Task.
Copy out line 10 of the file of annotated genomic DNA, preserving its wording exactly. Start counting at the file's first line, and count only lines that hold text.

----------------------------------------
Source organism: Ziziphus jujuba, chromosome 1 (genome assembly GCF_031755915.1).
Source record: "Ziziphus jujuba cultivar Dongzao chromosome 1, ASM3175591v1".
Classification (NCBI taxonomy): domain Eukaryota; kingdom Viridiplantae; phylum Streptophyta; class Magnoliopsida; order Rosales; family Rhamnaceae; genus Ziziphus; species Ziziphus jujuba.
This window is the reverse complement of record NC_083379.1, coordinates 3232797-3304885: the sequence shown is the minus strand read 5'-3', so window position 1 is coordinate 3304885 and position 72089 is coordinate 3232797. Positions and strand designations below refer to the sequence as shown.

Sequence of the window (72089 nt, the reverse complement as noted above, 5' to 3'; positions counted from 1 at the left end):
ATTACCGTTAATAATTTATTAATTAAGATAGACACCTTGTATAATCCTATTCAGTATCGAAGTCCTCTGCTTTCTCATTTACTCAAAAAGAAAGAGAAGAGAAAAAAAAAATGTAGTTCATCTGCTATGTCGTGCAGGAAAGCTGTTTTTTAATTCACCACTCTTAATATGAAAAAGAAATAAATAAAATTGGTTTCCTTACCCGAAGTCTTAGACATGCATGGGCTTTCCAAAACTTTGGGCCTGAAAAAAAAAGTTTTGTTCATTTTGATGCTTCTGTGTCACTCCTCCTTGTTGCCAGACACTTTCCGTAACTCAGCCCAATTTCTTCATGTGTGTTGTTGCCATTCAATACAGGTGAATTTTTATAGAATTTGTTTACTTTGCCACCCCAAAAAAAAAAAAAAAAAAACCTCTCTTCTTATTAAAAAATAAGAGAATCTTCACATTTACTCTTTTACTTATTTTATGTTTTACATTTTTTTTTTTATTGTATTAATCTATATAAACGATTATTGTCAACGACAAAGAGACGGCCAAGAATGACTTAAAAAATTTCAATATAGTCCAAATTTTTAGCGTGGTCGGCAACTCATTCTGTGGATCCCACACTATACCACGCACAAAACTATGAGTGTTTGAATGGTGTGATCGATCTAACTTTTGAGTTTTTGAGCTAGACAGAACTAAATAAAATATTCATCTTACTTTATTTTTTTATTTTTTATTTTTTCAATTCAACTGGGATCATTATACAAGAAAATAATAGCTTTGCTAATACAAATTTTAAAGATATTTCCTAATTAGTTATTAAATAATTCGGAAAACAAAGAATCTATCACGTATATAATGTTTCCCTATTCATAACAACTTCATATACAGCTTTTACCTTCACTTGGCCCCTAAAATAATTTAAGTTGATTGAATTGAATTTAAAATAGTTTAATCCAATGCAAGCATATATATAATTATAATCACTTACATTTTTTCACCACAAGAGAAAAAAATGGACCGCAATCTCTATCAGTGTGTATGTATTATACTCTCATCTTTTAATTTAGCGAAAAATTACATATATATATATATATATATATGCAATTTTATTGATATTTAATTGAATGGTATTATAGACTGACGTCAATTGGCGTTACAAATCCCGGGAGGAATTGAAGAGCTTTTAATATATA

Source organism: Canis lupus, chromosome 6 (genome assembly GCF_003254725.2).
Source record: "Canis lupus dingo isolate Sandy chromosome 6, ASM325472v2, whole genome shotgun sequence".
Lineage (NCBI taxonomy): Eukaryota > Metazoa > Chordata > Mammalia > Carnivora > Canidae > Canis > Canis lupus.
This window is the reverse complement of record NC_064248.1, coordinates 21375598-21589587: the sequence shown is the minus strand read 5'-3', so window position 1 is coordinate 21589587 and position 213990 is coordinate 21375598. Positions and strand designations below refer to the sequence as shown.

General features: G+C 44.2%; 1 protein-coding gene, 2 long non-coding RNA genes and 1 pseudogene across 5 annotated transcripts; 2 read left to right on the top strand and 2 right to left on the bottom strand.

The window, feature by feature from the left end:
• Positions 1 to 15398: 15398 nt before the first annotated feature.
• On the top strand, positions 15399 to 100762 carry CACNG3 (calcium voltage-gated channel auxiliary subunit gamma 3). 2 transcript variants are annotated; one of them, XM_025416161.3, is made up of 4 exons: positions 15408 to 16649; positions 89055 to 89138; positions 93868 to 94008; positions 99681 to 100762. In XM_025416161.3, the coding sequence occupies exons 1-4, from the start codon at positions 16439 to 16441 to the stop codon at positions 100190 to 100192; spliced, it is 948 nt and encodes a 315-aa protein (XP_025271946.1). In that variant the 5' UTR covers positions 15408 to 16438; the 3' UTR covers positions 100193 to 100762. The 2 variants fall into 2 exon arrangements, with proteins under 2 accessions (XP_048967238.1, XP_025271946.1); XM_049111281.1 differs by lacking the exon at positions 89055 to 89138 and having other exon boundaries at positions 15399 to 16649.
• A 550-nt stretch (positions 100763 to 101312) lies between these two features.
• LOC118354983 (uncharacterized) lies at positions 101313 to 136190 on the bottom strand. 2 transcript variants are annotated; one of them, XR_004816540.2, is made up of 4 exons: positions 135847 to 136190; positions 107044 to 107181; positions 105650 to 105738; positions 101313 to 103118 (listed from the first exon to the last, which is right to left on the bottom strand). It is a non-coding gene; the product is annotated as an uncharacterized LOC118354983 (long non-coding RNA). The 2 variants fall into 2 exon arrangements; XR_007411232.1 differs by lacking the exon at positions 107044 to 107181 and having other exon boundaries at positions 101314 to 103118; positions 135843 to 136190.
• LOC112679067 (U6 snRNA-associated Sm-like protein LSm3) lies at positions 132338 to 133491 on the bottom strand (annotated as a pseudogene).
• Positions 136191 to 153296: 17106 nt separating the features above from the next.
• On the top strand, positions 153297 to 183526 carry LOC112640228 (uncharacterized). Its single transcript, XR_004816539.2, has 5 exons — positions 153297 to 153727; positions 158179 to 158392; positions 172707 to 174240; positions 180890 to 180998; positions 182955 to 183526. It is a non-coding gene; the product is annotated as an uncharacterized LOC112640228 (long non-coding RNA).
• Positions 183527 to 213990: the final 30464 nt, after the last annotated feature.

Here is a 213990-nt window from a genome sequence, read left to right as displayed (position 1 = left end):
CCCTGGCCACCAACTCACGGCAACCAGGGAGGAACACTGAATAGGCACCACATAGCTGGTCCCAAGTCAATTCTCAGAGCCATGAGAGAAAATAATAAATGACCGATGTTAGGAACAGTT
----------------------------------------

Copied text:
This window is the reverse complement of record NC_064248.1, coordinates 21375598-21589587: the sequence shown is the minus strand read 5'-3', so window position 1 is coordinate 21589587 and position 213990 is coordinate 21375598. Positions and strand designations below refer to the sequence as shown.